Windows and Lamp post - mono or colour?

Messages
5,333
Edit My Images
Yes
#2
Of the two I prefer the colour version. I'd probably try cloning the kerb notices out and see how that looked, as I find they distract my eye from the simple geometric shapes.
 
Messages
16,439
Name
Simon
Edit My Images
Yes
#3
Of the two I prefer the colour version. I'd probably try cloning the kerb notices out and see how that looked, as I find they distract my eye from the simple geometric shapes.
Agree, the mono is too white for me. I dont dislike the signs though as they are spaced well
 
Messages
4,411
Name
Ian
Edit My Images
No
#5
Heh, this is why I prefer film for B&W...

To my eyes, the monochrome image looks brighter and I prefer the contrast in the "less bright" colour image. Could it be a case of the process of turning b&w to colour that has caused this? I don't know. The bit of blue parking space delimiters on the road, and the parking space markers are a bit distracting - moreso in the colour version but without knowing your intent it's tricky to pass comment. The slope of the street is also mildly upsetting but as two of my students bought me a spirit level as a joke (on separate occasions), you can probably disregard that.

So I think I'd prefer a better (more contrasty or less bright) black & white version. I also think the lamp post needs moving a few feet to the (camera) right as it's too close to the windows for me. But going back to intent - if the title was "three's a crowd" - that would be the whole point.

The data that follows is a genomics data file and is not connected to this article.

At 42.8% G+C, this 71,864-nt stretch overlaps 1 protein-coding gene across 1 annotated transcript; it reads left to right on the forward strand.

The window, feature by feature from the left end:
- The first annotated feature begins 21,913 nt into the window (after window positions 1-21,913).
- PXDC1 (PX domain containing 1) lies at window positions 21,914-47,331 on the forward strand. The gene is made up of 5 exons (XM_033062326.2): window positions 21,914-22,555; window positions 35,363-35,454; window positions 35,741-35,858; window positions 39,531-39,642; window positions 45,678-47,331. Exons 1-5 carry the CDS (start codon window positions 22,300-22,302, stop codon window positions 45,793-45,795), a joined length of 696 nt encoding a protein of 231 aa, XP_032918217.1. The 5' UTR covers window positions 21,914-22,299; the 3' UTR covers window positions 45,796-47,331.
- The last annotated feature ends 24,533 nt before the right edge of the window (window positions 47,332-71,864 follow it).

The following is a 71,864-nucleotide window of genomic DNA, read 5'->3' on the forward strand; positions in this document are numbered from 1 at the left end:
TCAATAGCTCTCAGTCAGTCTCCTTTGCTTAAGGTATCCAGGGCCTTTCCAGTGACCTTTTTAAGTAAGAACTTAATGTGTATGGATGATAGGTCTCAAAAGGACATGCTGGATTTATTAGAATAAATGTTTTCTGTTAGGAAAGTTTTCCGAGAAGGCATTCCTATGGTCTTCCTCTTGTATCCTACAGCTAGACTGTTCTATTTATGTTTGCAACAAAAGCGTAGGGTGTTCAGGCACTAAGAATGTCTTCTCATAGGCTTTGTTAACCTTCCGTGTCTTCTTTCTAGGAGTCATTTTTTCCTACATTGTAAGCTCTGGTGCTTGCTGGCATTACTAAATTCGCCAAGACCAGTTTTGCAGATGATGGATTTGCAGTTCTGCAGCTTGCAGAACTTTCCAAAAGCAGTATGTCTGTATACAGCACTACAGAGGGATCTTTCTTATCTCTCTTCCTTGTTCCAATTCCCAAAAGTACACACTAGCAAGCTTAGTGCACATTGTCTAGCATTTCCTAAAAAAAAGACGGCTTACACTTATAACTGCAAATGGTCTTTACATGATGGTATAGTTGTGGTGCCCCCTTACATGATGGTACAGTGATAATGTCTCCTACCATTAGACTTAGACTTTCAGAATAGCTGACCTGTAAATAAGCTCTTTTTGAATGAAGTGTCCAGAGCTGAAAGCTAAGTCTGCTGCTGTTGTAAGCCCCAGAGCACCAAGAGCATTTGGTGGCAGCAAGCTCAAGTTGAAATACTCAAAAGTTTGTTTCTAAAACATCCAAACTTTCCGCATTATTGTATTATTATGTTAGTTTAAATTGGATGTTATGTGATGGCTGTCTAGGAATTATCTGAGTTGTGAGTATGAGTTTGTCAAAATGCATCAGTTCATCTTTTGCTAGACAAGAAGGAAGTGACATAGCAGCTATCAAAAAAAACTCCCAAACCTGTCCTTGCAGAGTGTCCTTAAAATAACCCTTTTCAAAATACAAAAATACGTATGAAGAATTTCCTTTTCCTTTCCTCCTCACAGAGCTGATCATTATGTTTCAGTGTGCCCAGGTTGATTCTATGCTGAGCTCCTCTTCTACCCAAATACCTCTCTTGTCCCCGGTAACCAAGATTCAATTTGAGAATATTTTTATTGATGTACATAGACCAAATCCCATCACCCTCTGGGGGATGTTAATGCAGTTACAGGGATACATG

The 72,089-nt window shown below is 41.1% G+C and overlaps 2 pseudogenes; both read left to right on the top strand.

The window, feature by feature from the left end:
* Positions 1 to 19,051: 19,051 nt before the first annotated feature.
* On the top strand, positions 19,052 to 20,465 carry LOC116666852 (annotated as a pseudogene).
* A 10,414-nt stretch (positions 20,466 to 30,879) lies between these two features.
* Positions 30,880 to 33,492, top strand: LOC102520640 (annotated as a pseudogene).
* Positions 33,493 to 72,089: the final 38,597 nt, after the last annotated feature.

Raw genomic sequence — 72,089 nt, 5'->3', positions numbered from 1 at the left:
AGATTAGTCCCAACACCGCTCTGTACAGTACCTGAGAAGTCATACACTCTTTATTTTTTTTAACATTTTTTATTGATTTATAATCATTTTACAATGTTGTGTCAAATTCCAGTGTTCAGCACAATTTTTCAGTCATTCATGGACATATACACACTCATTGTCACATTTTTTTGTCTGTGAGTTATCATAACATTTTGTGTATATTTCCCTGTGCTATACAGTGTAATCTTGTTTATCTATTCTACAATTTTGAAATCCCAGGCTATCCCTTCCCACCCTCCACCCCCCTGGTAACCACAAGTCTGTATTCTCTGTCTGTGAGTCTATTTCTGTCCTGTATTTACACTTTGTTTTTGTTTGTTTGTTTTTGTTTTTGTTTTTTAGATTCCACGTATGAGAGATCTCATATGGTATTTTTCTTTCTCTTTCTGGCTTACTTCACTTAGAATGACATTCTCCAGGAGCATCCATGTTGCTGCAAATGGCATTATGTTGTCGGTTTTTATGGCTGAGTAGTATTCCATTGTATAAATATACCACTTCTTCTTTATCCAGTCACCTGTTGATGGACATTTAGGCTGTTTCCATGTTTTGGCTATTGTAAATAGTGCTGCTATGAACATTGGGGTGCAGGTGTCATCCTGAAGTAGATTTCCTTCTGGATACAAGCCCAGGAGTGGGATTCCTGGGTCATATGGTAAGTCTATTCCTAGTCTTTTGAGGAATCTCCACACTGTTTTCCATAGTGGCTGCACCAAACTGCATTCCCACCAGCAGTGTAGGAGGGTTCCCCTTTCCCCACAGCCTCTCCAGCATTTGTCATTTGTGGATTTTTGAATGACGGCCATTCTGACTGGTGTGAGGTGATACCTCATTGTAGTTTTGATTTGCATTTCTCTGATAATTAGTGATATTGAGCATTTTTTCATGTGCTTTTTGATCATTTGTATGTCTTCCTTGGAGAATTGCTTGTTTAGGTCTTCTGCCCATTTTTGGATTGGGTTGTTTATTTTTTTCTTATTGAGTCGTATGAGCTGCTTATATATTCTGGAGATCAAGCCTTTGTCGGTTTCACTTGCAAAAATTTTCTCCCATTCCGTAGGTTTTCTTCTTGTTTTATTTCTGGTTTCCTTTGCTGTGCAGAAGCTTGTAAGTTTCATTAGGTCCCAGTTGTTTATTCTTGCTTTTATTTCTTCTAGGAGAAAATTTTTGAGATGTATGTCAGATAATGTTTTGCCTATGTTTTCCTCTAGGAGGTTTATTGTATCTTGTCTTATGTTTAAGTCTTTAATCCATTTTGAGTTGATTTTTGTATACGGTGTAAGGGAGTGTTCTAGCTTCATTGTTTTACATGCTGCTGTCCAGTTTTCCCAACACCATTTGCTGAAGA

I'll shut up now.
 
OP
OP
ancient_mariner
Messages
14,538
Name
Toni
Edit My Images
No
#7
Thanks for the comments, very much appreciated.

I'd probably try cloning the kerb notices out and see how that looked, as I find they distract my eye from the simple geometric shapes.
The bit of blue parking space delimiters on the road, and the parking space markers are a bit distracting - moreso in the colour version but without knowing your intent it's tricky to pass comment. The slope of the street is also mildly upsetting but as two of my students bought me a spirit level as a joke (on separate occasions), you can probably disregard that.
I kept the kerb and signs in to ground the image. First attempts focussed on the lamp post & windows, but left them apparently floating - minimal but too much so. For me, including them gave the image a foundation and starting point, and the downward slope of the kerb breaks the otherwise clinical alignment of the top & sides. The signs added to that sense of the base being 'different', even though they're a little jarring.

Agree, the mono is too white for me.
Prefer colour.
Mono might be better if it was more contrasty...
Black and white - its all about shapes and texture of bricks, and color is so so.. - just need to boost contrast and black level a bit further.
Heh, this is why I prefer film for B&W...

To my eyes, the monochrome image looks brighter and I prefer the contrast in the "less bright" colour image. Could it be a case of the process of turning b&w to colour that has caused this? I don't know.
I'd have preferred the mono image even brighter with the bricks near white, but tones were starting to get out of control a little. When first processed into mono the image was just a range of grey tones, and I wanted to simplify things by making the bricks less textured and more uniform, receding into the background to leave the windows and post as key features. Plainly I didn't manage that! I may well have another go, winding contrast up a bit, possibly also giving the post a gentle nudge sideways to the place it *should* have been. ;)

The colour image appeals on a different level, and the yellow naturally separates well from the grey while holding up nicely in a darker tone.

But going back to intent - if the title was "three's a crowd" - that would be the whole point.
Nice title. ;)
 
Top